CHARLES EDWARD MORGAN. A substantial and prominent business man of Cora, Charles Edward Morgan is identified with its mercantile interests as a member of the enterprising firm of Morgan Brothers, and performs his full share in promoting the advancement and prosperity of the city. He was born February 16, 1867, in Degognia township, Jackson county, Illinois, a son of R. B. Morgan. He is of pioneer stock, his grandfather, Cairy Morgan, having settled in Southern Illinois in the `forties. He was, doubtless, the "Cairy Morgan" who served in the Blackhawk war.
Born in Arkansas, May 6, 1841, R. B. Morgan was a small child when brought by his parents to Illinois, At the age of eighteen years he began working on the Illinois Central Railroad, and continued as a member of the construction gang until the completion of the road. He subsequently moved with his parents to Madison county, Illinois, and after the close of the Civil war bought land in Jackson county, where he is now living, retired from business, having accumulated a competency as a farmer, retaining his home, however, on the farm which he improved. He has supported the principles of the Republican party since old enough to cast a ballot, and all of his family are Republicans.
R. B. Morgan married, in Madison county, Illinois, Mary Bishop, daughter of a well-to-do farmer of that county, and of the thirteen children born of their union eight are living, as follows: Maggie, wife of Harvey Clendenin, a farmer in Cora; Lottie, wife of G. B. Tutor, of Degognia township; Charles Edward, the subject of this sketch; Minnie, wife of Sylvester Montroy, of Pinckneyville, an engineer; W. H., who is in partnership with his brother, Charles Edward; Cairy A., a blacksmith in Murphysboro; Cora E., wife of E. L. Simpson, of Chester; and Ethel Irene, wife of Zenas McMinn, who is engaged in farming at Kell, Illinois.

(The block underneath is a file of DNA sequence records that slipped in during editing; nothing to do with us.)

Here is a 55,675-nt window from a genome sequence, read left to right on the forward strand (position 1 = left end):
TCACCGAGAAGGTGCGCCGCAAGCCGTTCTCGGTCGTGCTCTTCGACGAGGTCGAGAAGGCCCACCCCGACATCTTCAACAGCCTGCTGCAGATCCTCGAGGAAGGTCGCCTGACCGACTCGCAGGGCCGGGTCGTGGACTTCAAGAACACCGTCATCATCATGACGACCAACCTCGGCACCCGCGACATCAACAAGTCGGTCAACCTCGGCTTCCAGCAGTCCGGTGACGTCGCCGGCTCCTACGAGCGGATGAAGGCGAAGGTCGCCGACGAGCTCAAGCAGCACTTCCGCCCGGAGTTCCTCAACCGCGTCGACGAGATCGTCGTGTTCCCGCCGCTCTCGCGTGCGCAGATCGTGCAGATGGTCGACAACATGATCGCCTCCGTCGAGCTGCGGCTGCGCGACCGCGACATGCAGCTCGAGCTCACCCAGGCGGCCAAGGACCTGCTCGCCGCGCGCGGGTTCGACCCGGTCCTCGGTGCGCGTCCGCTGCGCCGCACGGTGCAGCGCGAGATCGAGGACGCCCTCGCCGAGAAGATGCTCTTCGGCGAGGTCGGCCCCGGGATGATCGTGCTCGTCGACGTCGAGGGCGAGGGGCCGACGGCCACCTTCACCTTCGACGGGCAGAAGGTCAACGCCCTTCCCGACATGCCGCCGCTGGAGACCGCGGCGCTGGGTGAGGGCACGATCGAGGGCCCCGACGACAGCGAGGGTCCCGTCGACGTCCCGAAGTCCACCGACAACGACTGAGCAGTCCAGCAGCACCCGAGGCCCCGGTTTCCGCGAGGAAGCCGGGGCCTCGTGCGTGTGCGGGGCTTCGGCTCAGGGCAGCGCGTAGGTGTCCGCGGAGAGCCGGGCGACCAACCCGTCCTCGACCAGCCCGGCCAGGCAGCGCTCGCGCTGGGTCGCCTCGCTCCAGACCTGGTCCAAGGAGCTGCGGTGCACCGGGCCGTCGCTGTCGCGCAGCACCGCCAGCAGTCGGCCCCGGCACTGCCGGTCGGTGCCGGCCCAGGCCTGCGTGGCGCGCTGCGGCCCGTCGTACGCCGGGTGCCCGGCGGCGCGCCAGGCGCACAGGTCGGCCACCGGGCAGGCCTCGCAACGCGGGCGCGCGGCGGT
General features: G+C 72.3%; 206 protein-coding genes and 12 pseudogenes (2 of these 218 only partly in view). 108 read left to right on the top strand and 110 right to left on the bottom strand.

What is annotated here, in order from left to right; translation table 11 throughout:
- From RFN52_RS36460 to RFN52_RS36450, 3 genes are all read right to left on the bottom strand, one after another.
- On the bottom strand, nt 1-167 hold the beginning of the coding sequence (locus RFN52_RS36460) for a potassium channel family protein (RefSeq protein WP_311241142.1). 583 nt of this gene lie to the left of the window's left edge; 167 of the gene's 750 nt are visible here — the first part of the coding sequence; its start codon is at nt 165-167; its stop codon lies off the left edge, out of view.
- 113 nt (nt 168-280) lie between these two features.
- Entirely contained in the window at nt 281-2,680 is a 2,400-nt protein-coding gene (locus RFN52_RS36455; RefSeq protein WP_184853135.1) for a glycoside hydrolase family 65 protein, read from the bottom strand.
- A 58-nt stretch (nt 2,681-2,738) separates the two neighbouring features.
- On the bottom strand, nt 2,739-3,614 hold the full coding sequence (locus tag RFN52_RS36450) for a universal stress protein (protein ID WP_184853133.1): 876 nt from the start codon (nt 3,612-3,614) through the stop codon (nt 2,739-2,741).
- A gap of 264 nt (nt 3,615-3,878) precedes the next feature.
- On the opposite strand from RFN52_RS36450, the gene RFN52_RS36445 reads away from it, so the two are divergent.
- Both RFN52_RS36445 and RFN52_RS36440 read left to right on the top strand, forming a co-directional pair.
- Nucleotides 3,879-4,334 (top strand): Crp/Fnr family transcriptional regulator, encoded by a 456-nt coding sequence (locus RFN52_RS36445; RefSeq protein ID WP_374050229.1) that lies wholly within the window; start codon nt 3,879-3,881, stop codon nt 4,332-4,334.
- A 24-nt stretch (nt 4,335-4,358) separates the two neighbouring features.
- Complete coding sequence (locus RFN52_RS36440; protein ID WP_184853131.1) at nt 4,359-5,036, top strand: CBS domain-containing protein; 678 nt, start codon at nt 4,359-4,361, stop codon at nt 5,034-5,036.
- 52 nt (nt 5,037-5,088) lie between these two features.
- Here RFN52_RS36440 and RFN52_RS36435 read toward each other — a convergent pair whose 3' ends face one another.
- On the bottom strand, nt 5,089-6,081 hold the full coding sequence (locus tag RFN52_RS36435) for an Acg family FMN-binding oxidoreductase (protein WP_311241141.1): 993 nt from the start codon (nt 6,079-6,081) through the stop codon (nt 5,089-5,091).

Brought up on the home farm, Charles Edward Morgan was educated in the public schools of Jackson county, and for several years after attaining his majority was prosperously engaged in agricultural
pursuits. In 1907 he and his brother, W. H. Morgan, embarked in mercantile business under the firm name of Morgan Brothers, and have since built up an excellent trade being one of the leading merchants of Cora.
Mr. Morgan married, September 28, 1888, Nellie Tutor, a daughter of the late John Tutor, a farmer of Rockwood, Illinois. She died July 25, 1907, leaving a Heaven-made vacant place in the home circle. Nine children were born to their marriage, namely: May, who died in infancy; Clarence; Rollie, deceased; Goldie; Wesley; Charles Frederick; Hazel, deceased; Howard; and Roscoe H. Politically Mr. Morgan is a steadfast Republican. Religiously he is a member of the Presbyterian church, to which Mrs. Morgan also belonged, and when services were held in the Cora Presbyterian church he was one of the elders.